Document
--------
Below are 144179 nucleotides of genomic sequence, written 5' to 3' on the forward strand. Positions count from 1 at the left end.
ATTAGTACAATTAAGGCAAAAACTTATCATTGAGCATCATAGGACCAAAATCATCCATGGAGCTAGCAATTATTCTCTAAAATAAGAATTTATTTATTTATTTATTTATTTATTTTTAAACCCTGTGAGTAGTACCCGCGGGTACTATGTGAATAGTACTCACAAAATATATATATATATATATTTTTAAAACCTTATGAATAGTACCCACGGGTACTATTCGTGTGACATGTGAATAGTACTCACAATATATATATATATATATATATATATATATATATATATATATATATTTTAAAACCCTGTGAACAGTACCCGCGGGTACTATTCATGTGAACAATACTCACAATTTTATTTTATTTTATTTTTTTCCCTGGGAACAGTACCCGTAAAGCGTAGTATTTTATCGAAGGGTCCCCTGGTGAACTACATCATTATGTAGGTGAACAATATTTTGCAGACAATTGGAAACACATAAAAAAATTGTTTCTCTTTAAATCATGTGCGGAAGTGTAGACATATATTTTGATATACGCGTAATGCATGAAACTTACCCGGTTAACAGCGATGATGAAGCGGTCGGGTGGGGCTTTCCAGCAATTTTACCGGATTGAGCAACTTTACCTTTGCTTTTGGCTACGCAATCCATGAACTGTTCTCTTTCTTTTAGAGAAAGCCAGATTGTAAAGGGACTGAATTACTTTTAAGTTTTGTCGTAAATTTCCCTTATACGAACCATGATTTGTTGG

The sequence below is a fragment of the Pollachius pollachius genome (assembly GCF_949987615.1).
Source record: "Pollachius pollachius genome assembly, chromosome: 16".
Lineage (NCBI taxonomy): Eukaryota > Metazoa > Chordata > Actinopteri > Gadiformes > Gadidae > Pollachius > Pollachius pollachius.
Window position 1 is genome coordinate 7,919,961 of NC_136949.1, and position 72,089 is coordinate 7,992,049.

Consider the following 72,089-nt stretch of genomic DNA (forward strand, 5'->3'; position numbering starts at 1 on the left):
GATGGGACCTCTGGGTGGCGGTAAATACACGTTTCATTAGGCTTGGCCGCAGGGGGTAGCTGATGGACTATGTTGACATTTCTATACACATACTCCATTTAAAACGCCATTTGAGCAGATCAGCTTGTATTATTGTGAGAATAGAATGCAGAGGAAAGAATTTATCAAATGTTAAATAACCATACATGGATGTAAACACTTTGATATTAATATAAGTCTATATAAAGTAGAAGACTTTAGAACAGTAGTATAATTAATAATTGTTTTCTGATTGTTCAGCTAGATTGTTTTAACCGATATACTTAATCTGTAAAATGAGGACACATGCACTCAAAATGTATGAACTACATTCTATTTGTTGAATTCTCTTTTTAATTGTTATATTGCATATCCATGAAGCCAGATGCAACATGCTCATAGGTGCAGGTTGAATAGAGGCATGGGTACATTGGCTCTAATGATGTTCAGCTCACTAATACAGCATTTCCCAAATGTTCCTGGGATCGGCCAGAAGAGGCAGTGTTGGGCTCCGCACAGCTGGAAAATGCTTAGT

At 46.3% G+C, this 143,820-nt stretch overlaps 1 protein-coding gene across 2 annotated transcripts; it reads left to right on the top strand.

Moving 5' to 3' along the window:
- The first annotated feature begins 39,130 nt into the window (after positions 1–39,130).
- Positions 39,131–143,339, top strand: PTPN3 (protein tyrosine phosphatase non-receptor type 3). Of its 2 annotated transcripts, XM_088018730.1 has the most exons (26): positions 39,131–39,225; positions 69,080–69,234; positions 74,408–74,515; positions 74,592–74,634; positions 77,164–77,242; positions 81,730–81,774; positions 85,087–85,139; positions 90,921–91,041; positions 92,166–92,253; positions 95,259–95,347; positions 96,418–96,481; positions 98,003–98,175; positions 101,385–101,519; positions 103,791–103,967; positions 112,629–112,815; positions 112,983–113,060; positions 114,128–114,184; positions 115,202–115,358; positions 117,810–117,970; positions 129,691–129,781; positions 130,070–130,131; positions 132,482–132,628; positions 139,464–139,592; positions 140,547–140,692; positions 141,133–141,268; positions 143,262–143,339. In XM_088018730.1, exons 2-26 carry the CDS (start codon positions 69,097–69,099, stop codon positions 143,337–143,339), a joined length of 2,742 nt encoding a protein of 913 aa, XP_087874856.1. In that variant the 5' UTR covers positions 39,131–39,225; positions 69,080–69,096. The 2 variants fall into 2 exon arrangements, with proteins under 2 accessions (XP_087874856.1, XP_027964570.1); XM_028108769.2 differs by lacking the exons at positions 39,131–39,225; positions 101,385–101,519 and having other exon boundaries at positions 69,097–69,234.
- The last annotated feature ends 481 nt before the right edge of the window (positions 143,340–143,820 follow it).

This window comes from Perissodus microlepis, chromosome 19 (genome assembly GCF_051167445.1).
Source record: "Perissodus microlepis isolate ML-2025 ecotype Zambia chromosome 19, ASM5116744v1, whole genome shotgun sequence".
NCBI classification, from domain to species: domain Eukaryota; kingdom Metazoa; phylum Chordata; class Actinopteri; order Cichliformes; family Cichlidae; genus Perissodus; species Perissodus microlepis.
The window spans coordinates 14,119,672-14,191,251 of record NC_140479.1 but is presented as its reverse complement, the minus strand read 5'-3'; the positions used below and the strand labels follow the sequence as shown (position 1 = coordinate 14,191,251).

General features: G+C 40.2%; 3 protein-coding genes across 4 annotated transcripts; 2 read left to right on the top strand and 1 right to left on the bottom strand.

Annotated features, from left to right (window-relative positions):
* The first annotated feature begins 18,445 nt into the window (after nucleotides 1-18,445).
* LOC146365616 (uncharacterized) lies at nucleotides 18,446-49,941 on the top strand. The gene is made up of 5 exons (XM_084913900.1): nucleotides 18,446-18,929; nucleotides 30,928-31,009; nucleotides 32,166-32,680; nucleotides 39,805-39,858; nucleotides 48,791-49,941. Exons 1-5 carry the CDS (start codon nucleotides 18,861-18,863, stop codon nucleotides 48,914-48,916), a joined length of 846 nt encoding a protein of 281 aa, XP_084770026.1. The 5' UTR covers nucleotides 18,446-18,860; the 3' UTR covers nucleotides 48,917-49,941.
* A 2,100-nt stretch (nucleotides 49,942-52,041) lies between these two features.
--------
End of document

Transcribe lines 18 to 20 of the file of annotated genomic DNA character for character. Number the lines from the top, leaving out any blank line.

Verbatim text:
General features: G+C 40.2%; 3 protein-coding genes across 4 annotated transcripts; 2 read left to right on the top strand and 1 right to left on the bottom strand.

Annotated features, from left to right (window-relative positions):
* The first annotated feature begins 18,445 nt into the window (after nucleotides 1-18,445).